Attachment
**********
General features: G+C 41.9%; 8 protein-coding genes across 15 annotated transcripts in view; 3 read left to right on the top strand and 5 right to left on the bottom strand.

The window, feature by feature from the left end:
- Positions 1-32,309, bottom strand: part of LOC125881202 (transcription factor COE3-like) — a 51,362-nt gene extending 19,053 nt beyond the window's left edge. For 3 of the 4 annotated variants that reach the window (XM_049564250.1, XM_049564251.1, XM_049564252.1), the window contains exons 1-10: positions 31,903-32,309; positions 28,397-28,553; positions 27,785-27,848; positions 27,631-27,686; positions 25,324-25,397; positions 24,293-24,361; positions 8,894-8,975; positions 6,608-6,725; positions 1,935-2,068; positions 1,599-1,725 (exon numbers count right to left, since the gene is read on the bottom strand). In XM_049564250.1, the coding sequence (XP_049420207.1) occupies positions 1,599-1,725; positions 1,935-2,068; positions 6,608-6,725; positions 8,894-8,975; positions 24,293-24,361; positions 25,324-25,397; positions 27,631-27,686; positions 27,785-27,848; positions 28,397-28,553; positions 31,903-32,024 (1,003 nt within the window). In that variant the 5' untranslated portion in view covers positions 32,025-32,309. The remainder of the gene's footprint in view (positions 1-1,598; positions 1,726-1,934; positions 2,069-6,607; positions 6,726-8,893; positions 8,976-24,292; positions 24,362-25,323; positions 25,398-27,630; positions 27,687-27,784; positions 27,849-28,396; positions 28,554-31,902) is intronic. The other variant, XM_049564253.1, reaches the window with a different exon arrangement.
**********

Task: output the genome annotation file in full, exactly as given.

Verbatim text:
General features: G+C 41.9%; 8 protein-coding genes across 15 annotated transcripts in view; 3 read left to right on the top strand and 5 right to left on the bottom strand.

The window, feature by feature from the left end:
- Positions 1-32,309, bottom strand: part of LOC125881202 (transcription factor COE3-like) — a 51,362-nt gene extending 19,053 nt beyond the window's left edge. For 3 of the 4 annotated variants that reach the window (XM_049564250.1, XM_049564251.1, XM_049564252.1), the window contains exons 1-10: positions 31,903-32,309; positions 28,397-28,553; positions 27,785-27,848; positions 27,631-27,686; positions 25,324-25,397; positions 24,293-24,361; positions 8,894-8,975; positions 6,608-6,725; positions 1,935-2,068; positions 1,599-1,725 (exon numbers count right to left, since the gene is read on the bottom strand). In XM_049564250.1, the coding sequence (XP_049420207.1) occupies positions 1,599-1,725; positions 1,935-2,068; positions 6,608-6,725; positions 8,894-8,975; positions 24,293-24,361; positions 25,324-25,397; positions 27,631-27,686; positions 27,785-27,848; positions 28,397-28,553; positions 31,903-32,024 (1,003 nt within the window). In that variant the 5' untranslated portion in view covers positions 32,025-32,309. The remainder of the gene's footprint in view (positions 1-1,598; positions 1,726-1,934; positions 2,069-6,607; positions 6,726-8,893; positions 8,976-24,292; positions 24,362-25,323; positions 25,398-27,630; positions 27,687-27,784; positions 27,849-28,396; positions 28,554-31,902) is intronic. The other variant, XM_049564253.1, reaches the window with a different exon arrangement.